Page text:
M. Sarkozy suggested that the wealth of a nation can't be measured in purely materialistic terms like gross domestic product. If that's socialism, make the most of it. The Wall Street Journal reports:
Nicolas Sarkozy was elected president two years ago on a pledge to boost France's economic prosperity. Now he is suggesting a different way to measure that prosperity -- one that includes factors such as vacation time, health care and family relationships.
From now on, to gauge the economy's health, France will consider well-being in addition to the classic measure of gross domestic product, Mr. Sarkozy said Monday in a speech at the Sorbonne, part of the University of Paris.
One of the things I like about the French is that they value work-life balance. Okay, they don't like work that much. They balance a little work with a lot of life. So they have six weeks of vacation a year, and why not? True, France can't afford such extravagance since it's taken in a nation-within-a-nation of immigrants who on the whole don't contribute much and need a lot of tax money to keep them fed and mosqued, but that's a different issue entirely.
The French appreciate little daily pleasures that contribute to well-being: manners (the formal "Bonjour, madame/monsieur"), le vin, unhurried good meals (too unhurried for me; I go mental sitting in a restaurant for two or three hours). French women, especially parisiennes, take no end of trouble over their appearance, and the results are admirable.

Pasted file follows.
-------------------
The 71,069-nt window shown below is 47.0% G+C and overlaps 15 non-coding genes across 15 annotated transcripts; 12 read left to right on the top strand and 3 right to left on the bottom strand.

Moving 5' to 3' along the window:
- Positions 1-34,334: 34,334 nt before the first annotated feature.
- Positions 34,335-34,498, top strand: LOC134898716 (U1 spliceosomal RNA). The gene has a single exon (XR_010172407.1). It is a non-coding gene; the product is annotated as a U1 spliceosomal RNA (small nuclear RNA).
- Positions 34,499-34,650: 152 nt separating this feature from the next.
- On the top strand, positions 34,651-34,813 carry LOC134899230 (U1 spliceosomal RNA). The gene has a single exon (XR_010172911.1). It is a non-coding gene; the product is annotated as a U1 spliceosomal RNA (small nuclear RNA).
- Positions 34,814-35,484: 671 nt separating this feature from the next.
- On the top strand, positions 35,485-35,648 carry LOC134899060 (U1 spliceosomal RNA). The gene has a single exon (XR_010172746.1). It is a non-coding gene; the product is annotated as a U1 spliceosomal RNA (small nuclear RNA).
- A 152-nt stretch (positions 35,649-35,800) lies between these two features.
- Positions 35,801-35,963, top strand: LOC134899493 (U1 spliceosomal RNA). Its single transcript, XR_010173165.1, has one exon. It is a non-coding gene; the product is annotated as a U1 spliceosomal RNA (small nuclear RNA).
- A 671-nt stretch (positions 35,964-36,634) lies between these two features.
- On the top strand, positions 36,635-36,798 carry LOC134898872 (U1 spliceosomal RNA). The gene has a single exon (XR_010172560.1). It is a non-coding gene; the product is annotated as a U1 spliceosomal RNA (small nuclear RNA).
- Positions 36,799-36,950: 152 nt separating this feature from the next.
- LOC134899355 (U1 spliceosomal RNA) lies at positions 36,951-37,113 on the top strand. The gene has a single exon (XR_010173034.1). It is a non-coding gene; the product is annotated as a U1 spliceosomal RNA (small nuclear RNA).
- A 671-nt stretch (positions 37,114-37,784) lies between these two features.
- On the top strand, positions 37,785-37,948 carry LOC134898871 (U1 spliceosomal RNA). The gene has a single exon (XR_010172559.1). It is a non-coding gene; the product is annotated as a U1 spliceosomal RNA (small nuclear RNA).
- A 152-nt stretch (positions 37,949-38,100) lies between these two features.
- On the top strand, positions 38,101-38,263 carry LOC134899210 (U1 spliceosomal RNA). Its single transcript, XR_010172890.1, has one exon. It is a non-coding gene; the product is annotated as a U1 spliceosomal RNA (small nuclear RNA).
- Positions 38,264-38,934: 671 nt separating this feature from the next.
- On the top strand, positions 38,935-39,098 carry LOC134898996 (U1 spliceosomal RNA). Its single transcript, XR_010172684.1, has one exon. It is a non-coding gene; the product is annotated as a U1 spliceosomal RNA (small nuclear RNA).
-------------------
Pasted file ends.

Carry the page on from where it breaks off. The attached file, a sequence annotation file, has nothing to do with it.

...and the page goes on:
So M. Sarkozy has a good point, and what does he do with it?
The so-called Stiglitz commission has been working at the French president's behest for 18 months on recommendations for measuring well-being. In its report, the group -- which includes 1998 Nobel laureate Amartya Sen among its two dozen members -- said tracking household income and consumption would provide a better indication of living standards than GDP. In the longer term, the panel said, governments must pay more attention to sustainability to determine what level of well-being can be maintained for future generations.
That's right. In statist-bureaucratic standard operating procedure, he appoints a commission on well-being. To find ways of measuring well-being!
It would probably never occur to Professor Sen (according to his Wikipedia entry, he received the Nobel gong for "his work on welfare economics"), but when you measure well-being by "household income and consumption," you aren't striking out in a new direction. Non, pas du tout! You're just looking at the old economics of getting and spending, the nonstop hamster wheel, from a slightly different angle.
The commission didn't propose a single composite indicator to replace GDP. Instead, it suggested that each country design its own basket of indicators, including such factors as unemployment, insecurity or inequality.
So France's basket of indicators wouldn't take notice of Chartres cathedral, the French literary tradition, or the taste of ripe brie. What kind of "indicator" would register those on an economist's graphs?
Much easier to sample the population's responses to a survey that can be computer-tallied and analyzed. Monsieur, on a scale of 1 to 10, how insecure are you? Are you feeling (a) more equal or (b) more unequal than you did last week?
"What we measure affects what we do," said Mr. Stiglitz, who also spoke at the Sorbonne. "If we have the wrong measures, we will strive for the wrong things."
On that, at least, we can agree.